(Bloomberg) -- Deutsche Bank AG doesn’t need warnings from its regulator to dial back the risk it faces in leveraged loans, its top executive said, adding to a chorus of bankers pushing back against what they see as excessive interference.

Germany’s largest lender has taken steps over the past 12 months to adjust the business to an increasingly challenging environment, Chief Executive Officer Christian Sewing said at a conference Wednesday. Bloomberg reported last week that Deutsche Bank is among a handful of institutions facing tougher capital demands for such loans. 

“It does not need at Deutsche Bank in my view a regulator telling us how to reduce and what to do,” Sewing said at the conference hosted by the Financial Times. Bankers and “risk managers in Deutsche Bank have done a wonderful job to contain and make sure we have a book where we are in absolute control.”

The comments underscore the increasing tensions between the region’s lenders and the European Central Bank. Executives have been expressing frustration over the regulator’s approach, with the chairman of France’s Societe Generale SA writing to the central bank in October to protest against officials’ requests to be present in bank board meetings.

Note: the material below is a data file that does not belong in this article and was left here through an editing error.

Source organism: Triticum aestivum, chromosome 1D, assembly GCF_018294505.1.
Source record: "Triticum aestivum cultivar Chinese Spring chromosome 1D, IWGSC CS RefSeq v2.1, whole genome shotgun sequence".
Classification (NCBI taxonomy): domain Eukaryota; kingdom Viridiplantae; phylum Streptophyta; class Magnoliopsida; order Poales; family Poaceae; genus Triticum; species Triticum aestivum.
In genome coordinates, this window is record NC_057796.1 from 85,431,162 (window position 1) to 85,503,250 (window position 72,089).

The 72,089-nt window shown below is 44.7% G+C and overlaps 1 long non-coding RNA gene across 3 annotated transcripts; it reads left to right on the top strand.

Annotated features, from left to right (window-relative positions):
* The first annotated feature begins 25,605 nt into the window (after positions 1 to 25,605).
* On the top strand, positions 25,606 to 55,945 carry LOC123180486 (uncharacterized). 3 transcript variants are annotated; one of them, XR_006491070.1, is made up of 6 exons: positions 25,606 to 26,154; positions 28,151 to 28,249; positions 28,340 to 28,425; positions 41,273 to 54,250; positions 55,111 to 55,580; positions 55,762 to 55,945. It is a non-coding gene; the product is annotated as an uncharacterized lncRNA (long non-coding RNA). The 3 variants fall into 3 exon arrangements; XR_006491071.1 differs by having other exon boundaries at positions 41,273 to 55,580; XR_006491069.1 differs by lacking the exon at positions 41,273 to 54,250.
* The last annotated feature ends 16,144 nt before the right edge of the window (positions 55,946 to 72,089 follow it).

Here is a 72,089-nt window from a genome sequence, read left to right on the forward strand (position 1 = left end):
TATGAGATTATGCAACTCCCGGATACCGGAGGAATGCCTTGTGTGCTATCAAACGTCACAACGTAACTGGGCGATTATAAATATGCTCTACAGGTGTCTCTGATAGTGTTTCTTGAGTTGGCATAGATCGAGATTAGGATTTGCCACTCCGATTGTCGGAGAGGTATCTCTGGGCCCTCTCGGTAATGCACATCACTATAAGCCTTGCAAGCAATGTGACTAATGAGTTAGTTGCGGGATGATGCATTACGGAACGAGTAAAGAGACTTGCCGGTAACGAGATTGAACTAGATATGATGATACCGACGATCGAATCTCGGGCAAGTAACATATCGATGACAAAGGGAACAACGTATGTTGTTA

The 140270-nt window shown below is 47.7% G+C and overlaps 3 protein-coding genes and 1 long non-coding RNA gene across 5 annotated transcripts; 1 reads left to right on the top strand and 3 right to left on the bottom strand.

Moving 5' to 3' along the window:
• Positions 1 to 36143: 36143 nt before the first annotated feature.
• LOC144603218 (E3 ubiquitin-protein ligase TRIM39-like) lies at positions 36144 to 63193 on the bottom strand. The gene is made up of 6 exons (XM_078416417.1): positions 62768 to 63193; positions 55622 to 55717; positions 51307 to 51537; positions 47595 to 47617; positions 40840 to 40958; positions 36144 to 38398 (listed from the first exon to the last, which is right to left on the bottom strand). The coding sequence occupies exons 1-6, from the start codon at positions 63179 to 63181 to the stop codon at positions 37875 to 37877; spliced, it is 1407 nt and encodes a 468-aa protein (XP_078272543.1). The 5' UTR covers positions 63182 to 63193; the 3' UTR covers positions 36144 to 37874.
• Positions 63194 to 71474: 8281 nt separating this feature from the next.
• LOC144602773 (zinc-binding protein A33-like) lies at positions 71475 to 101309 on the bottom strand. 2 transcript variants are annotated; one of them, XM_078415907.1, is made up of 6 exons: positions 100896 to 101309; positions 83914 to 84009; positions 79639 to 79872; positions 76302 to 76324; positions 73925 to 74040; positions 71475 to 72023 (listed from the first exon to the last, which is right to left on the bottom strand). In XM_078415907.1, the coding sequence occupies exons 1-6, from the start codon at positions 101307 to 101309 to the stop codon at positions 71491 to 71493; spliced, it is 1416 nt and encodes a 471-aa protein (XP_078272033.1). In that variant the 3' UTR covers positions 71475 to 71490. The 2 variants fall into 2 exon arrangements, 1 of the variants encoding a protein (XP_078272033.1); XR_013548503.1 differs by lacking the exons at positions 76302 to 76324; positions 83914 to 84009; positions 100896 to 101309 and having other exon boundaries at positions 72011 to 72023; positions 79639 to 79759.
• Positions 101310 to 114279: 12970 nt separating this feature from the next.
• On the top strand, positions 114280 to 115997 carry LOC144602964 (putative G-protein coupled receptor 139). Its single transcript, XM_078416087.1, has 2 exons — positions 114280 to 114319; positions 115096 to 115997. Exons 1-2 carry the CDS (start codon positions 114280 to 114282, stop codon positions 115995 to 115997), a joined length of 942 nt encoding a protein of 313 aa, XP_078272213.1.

The planned capital add-ons for banks are “due to substantial deficiencies in their risk management frameworks for leveraged transactions,” Andrea Enria, the ECB’s top bank oversight official, said in testimony to European Parliament on Thursday. He didn’t name any banks.

While Sewing said that Deutsche Bank will adhere to orders by its regulator, he warned that there can be indirect effects for the economy if the funding of companies is disrupted.

“It’s not only the direct leveraged lending,” Sewing said. “It also affects under this rule financing the midcap business” in Europe, which is “the backbone of the economy,” he said.

Sewing has become an important voice for the banking industry as president of one of Germany’s leading banking lobbies. He added the top role at the European Banking Federation last week, putting him in charge of a pan-European trade association. 

That role has made him a key critic of European regulation. He’s been particularly outspoken against efforts by the ECB to rein in leveraged lending by European banks, recently calling the measures “punitive” for the affected banks.

“I would appreciate if we have a global rule because I think that the ECB rules are a little bit different than those by the Fed,” Sewing said at the FT Global Banking Summit. That’s “from a competitive point of view something which can negatively impact us.”

(Adds comment from ECB’s top oversight official in fifth paragraph.)

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